Taking Stock / When Frenkel's music stops
DAVOS - At nine in the morning, they settled down for their annual bout.
It has become a tradition. Every year they are the ones who begin the first discussion at the Davos Conference, which is devoted to projections for the year to come.
On the right sits the Davos bear, Steve Roach, the chief economist at Morgan Stanley. Bears in market jargon are pessimists.
On the left is the Davos bull, Prof. Jacob Frenkel, formerly the governor of the Bank of Israel, then the vice chairman of Merrill Lynch, and today the vice chairman at insurance giant AIG. Bulls in the argot are people who believe the markets will rise and the economy will grow. Frenkel has been fulfilling that role at Davos for quite some time. The question isn't only one of zoological affiliation, but whether one's forecasts come true or not.
Roach made headlines with his dire predictions of crisis and depression in the U.S., but actually, Frenkel's optimism was what won. America's economy recovered faster than expected from the stock markets' collapse and the wave of terrorism; within two years it was back to driving the global economy.
The slap of reality made Roach more cautious. Putting off his trademark pessimism for 2005, for the year 2004 he predicted rapid growth thanks to expansionary fiscal and monetary policy.
But on Tuesday, with 2005 having already begun, Roach waxed strident again. American consumers are an accident waiting to happen, he thundered. U.S. real estate prices are inflated and Americans are taking mortgages to buy DVDs from the Chinese. The Chinese sell the DVDs for dollars, which they invest right back in America, so the Americans can continue buying their DVDs. It is a vicious circle, Roach declared, and a dangerous way to run the world economy.
American consumers are relying on their assets, mainly residential real estate, which is a market clearly entering a bubble phase. The American consumer relying on these assets is the weakest link in the global economy, Roach explained.
The only question that remains open, he concluded, is when the music will stop.
He thinks he knows: when U.S. interest rates start climbing and the American consumer stops buying DVDs and starts saving.
And then Frenkel surprised the audience.
Frenkel abandoned his traditional role as the Davos bull. He declined to predict American economic growth rates, or consumption habits. He settled for warning the world that the gargantuan American deficit is a threat to the entire global economy.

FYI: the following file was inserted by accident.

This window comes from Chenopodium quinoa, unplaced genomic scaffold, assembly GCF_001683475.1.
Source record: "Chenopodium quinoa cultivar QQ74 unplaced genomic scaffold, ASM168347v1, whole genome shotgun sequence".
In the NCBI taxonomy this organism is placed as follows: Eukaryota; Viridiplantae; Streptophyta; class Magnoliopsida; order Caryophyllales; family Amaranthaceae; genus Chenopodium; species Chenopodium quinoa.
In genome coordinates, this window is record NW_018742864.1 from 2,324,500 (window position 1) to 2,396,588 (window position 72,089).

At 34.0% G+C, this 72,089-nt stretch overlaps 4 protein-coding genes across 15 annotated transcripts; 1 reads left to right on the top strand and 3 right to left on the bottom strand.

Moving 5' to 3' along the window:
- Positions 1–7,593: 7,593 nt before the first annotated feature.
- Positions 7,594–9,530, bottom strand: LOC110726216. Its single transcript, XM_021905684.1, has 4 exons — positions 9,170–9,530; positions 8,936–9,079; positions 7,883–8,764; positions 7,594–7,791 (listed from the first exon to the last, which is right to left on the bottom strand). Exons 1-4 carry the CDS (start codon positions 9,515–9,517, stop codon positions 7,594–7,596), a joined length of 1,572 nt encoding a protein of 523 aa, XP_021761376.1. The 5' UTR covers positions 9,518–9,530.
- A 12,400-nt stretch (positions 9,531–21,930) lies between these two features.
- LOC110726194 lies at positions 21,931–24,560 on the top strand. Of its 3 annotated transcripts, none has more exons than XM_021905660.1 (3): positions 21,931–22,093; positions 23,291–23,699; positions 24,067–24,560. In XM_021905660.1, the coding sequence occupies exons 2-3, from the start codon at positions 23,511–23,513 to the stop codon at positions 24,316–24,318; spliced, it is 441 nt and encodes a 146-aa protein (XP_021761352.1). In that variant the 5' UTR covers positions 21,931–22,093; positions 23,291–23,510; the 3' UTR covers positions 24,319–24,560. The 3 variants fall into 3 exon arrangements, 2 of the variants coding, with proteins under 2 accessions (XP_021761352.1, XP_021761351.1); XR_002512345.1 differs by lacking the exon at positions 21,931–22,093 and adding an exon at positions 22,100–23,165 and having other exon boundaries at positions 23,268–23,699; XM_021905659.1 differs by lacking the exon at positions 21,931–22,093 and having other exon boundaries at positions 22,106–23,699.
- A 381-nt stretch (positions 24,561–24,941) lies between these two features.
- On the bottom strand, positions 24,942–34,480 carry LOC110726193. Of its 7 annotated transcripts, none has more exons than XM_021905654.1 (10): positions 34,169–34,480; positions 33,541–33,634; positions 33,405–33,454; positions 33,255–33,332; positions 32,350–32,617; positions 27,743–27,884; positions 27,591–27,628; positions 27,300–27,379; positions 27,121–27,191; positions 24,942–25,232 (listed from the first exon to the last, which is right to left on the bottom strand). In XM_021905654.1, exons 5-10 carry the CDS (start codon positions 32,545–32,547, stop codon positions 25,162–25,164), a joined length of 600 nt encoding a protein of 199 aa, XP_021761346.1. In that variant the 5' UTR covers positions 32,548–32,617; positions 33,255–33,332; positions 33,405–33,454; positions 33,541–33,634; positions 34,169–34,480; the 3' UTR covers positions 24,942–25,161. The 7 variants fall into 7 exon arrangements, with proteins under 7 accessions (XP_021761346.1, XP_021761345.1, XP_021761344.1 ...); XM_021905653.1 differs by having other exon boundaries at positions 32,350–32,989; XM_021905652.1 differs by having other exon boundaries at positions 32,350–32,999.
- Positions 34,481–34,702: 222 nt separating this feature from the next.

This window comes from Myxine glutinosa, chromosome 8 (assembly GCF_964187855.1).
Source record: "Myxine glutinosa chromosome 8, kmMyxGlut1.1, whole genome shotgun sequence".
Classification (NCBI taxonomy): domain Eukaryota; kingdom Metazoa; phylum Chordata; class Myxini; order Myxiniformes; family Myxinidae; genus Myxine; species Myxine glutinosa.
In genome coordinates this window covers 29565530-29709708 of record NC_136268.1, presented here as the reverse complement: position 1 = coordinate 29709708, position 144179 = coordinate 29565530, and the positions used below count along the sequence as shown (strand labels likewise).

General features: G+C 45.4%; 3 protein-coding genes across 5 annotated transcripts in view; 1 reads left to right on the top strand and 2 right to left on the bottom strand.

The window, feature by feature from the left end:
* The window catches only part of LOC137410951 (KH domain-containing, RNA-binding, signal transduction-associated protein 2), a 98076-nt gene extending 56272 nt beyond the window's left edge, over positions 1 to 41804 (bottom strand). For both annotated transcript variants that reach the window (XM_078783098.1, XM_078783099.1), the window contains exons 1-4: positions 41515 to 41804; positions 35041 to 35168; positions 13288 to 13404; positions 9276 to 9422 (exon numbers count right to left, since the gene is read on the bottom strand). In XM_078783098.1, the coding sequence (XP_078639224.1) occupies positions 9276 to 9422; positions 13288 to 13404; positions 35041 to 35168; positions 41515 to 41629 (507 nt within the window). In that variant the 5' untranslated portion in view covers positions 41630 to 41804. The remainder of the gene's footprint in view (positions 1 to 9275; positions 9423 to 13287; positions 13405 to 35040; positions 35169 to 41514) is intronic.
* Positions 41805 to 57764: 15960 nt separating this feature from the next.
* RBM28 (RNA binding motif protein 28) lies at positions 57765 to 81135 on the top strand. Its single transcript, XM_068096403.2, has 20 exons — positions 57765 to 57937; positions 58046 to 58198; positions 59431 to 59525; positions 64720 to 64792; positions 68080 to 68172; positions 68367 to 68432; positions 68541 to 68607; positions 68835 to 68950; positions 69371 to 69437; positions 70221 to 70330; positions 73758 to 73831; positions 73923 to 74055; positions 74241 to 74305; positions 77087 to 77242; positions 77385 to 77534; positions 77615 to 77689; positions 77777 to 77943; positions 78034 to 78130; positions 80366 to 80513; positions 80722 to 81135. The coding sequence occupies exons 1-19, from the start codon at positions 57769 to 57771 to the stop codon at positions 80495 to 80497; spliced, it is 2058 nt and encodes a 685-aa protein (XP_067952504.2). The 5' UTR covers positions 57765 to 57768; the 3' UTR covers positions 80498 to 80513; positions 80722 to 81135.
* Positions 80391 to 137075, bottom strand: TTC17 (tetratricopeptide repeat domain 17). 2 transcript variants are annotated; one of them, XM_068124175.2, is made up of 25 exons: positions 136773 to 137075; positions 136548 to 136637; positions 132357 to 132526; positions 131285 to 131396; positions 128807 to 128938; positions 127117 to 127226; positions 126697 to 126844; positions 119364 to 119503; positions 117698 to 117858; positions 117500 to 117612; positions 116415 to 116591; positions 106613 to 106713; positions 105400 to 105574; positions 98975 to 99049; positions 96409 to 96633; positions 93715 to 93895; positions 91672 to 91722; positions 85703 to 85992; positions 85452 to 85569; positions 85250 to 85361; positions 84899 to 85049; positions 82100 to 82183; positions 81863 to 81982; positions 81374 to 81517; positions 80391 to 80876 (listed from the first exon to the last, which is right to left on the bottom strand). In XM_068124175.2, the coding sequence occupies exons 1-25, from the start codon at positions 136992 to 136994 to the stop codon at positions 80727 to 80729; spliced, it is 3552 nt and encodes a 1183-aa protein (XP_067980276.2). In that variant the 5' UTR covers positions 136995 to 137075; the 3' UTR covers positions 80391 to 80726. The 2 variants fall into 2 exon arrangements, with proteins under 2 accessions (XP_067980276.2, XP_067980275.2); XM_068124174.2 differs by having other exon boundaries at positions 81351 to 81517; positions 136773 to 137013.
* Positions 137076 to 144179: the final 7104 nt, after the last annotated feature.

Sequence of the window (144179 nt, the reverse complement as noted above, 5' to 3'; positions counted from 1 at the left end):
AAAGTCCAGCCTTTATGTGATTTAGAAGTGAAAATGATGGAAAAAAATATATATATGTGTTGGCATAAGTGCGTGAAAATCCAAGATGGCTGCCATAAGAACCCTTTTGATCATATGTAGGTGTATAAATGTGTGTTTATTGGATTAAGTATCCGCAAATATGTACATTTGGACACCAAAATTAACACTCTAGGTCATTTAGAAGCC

"The deficit itself is not the problem," he explained - the problem is that the American government is not doing anything about it.
The entire economic debate has been focused on the dollar's exchange rate, but the problem is not the exchange rate, it is the fundamental problems of the U.S. economy, mainly the low rate of savings.
When will the music stop? "The music of the global economy does not stop," Frenkel needled Roach, "it just changes." Today's engine can become tomorrow's caboose.
And what will be tomorrow's engine driving the world economy? Here is where Frenkel turns bullish again; thing is, it's for China. "I am highly optimistic about the Chinese economy," he said, saying it should continue to grow in 2005.
Roach was pleased as punch, saying how glad he was that for the first time, Frenkel agreed with him.
The one who wrapped up the debate was the Financial Times commentator, Martin Wolf, who said the year 2004 had been an amazing one, ending with the highest global economic growth in 30 years. But in the euphoria, nothing had been done to amend grave structural problems, he warned.
Many of the managers and economists clustering at Davos are concerned about exactly that. The time has come to address these structural problems, or the price to be paid will be heavy indeed.
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